Avenues to meet commitments cost-effectively and credibly are being sought by those participating in these systems. Conservation and sequestration of carbon can offer one such avenue to help mitigate climate change.

Land use, land-use change and forestry (LULUCF) activities are of critical importance to many economies in transition, and developing countries and their agricultural and forestry sectors can benefit from carbon finance flows. Many developing and primarily agrarian countries have small energy and industrial sectors, hence opportunities for emission reductions are few. Even in countries where other opportunities exist, LULUCF activities can foster sustainable rural development and directly affect the lives of the poorest people.

After several years of discussions, the Parties to the United Nations Framework Convention on Climate Change (“UNFCCC”) and its Kyoto Protocol have agreed on the list of LULUCF activities that are eligible in the first commitment period of the Kyoto Protocol project mechanisms — Joint Implementation (“JI”) for economies in transition and the Clean Development Mechanism (“CDM”) for developing countries. Specifically, all LULUCF activities are eligible under JI, while only afforestation and reforestation are included in the CDM. Many definitions and modalities specific to carbon conservation and sequestration, such as the risk of non-permanence or the possibility of leakage, were addressed in subsequent UNFCCC consultative processes.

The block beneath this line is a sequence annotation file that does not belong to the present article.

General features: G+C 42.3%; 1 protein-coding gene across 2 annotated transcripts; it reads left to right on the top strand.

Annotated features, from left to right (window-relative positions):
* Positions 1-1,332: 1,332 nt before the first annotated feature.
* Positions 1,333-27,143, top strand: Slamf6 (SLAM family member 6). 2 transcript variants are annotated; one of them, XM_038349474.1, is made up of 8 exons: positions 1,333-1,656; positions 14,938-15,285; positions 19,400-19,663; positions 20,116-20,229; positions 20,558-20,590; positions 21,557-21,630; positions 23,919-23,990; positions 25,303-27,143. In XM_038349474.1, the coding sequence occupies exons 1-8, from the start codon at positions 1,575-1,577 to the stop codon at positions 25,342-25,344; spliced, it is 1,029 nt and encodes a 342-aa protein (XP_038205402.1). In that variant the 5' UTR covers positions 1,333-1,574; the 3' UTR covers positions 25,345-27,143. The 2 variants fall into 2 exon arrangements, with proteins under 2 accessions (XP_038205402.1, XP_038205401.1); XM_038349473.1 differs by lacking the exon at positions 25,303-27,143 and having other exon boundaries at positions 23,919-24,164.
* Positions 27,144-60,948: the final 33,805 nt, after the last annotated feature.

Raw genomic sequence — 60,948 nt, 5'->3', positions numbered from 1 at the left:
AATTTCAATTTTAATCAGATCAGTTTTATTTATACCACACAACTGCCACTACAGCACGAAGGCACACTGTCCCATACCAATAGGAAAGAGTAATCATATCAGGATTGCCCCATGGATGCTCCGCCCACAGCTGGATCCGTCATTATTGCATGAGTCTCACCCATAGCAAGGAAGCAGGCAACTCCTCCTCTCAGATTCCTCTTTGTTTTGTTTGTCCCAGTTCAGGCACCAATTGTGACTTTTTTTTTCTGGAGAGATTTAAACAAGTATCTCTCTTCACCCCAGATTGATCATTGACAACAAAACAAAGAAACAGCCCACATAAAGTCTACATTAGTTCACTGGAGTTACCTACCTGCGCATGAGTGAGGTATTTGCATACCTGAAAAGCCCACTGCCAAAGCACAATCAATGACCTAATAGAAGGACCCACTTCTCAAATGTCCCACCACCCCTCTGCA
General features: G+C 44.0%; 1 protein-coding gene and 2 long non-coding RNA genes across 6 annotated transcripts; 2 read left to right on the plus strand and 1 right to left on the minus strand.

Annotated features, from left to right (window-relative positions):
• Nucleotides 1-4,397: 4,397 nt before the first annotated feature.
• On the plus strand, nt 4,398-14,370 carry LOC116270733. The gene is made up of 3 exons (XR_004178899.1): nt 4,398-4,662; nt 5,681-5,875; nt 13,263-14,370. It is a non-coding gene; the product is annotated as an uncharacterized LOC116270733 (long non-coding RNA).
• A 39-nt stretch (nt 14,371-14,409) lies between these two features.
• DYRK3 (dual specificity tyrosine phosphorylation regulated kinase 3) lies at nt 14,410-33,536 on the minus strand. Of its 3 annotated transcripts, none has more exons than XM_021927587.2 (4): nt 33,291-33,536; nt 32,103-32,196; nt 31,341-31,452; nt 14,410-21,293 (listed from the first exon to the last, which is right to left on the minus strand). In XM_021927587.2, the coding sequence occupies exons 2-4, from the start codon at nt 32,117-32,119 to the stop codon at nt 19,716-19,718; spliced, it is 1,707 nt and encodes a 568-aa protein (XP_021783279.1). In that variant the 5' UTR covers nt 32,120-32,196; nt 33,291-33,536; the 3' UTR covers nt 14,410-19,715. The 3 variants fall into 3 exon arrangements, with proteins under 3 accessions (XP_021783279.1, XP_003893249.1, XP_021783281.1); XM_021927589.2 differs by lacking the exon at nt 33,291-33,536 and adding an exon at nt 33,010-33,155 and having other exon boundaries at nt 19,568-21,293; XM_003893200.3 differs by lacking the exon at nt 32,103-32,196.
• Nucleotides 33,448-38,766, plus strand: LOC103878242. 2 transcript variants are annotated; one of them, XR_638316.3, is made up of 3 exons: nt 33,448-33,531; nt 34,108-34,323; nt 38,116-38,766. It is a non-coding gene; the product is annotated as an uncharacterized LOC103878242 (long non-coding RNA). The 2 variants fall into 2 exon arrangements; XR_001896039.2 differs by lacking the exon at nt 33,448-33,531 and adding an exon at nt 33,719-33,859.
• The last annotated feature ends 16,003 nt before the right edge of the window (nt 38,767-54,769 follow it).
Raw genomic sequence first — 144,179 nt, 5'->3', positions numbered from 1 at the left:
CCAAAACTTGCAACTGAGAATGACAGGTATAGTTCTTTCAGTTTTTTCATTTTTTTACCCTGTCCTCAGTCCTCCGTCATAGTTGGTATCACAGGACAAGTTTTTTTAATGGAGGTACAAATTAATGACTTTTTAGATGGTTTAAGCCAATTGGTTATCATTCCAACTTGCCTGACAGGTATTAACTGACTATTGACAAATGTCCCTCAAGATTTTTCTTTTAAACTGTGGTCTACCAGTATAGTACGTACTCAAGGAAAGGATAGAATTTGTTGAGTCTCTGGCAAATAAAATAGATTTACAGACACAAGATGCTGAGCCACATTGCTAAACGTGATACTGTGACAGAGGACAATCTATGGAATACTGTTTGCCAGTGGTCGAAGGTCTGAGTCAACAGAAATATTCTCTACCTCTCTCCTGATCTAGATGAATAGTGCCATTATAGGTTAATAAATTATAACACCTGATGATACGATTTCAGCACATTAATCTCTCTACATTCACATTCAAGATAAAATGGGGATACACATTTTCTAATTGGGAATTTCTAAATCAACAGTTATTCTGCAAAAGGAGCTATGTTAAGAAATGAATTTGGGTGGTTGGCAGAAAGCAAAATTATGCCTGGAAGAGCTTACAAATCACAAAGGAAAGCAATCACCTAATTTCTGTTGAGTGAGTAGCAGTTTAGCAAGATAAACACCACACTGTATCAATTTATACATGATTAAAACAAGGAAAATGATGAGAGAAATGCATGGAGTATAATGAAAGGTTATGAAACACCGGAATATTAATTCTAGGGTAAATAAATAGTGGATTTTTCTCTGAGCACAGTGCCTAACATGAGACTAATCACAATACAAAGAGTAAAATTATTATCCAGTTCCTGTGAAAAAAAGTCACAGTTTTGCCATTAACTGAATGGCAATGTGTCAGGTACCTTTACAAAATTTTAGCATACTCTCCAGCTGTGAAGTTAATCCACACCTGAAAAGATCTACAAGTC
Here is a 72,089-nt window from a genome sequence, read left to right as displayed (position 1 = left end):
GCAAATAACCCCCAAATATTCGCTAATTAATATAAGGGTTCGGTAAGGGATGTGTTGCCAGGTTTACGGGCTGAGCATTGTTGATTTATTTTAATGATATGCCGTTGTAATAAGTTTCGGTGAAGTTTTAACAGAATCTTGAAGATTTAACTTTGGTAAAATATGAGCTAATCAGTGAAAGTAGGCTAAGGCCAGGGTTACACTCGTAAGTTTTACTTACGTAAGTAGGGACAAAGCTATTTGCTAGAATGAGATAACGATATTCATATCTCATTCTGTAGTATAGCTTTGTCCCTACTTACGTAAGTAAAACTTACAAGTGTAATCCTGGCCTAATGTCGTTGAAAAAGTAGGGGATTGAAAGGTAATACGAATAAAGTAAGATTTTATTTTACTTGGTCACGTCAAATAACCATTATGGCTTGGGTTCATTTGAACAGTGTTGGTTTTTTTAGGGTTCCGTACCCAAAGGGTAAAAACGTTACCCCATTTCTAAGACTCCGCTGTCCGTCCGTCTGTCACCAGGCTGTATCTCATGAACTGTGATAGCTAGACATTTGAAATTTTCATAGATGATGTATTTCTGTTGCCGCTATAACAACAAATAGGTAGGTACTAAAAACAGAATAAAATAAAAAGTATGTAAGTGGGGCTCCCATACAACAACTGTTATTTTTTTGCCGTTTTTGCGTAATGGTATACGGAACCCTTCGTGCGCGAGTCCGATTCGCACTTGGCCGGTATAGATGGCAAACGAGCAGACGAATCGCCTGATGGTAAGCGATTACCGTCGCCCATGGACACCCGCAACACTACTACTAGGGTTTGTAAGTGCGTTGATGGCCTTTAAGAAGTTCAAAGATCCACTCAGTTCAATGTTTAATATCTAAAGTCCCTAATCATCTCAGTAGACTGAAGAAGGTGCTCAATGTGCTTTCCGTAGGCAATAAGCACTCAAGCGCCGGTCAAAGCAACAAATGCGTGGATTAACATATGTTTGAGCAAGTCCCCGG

Government negotiators as well as market players have a need for “learning-by-doing” through actual carbon purchase transactions across diverse LULUCF activities. Experience gained from these activities helps inform the Parties’ decisions as they discuss the eligibility rules for afforestation and reforestation under CDM for the first commitment period, and provides them with insights on activities that they may wish to consider for subsequent commitment periods. The experience also provides market players with a wider range of potential tools to credibly manage their carbon risk.

Reduced Emissions from Deforestation and Forest Degradation at the BioCF
Deforestation and forest degradation are the second leading cause to climate change, account for around 20% of total greenhouse gas emissions. Reducing deforestation and degradation (REDD) has been identified by the Stern Report as one of the most cost-efficient strategies to mitigate climate change. Recognizing this fact, delegates from around the world agreed at the UNFCCC COP13 held in Bali in December 2007 to “invite Parties to further strengthen and support ongoing efforts to reduce emissions from deforestation and forest degradation on a voluntary basis”.

Since 2006, the BioCF has been supporting REDD projects. Currently, the BioCF has three REDD projects in its Tranche One portfolio:

Colombia: San Nicolás Agroforestry 
Honduras: Pico Bonito Forest Restoration 
Madagascar: Andasibe-Mantadia Biodiversity Corridor 

Other REDD projects are currently being reviewed by the BioCF for inclusion in its portfolio.
The BioCF has also been developing an innovative project-based REDD methodology which is available on the BioCF website. The methodology will allow project developers to establish a project reference scenario and adopt monitoring measures for accurately assessing emissions reductions from reduced deforestation resulting from the project’s activities.

Click here for more information on the BioCF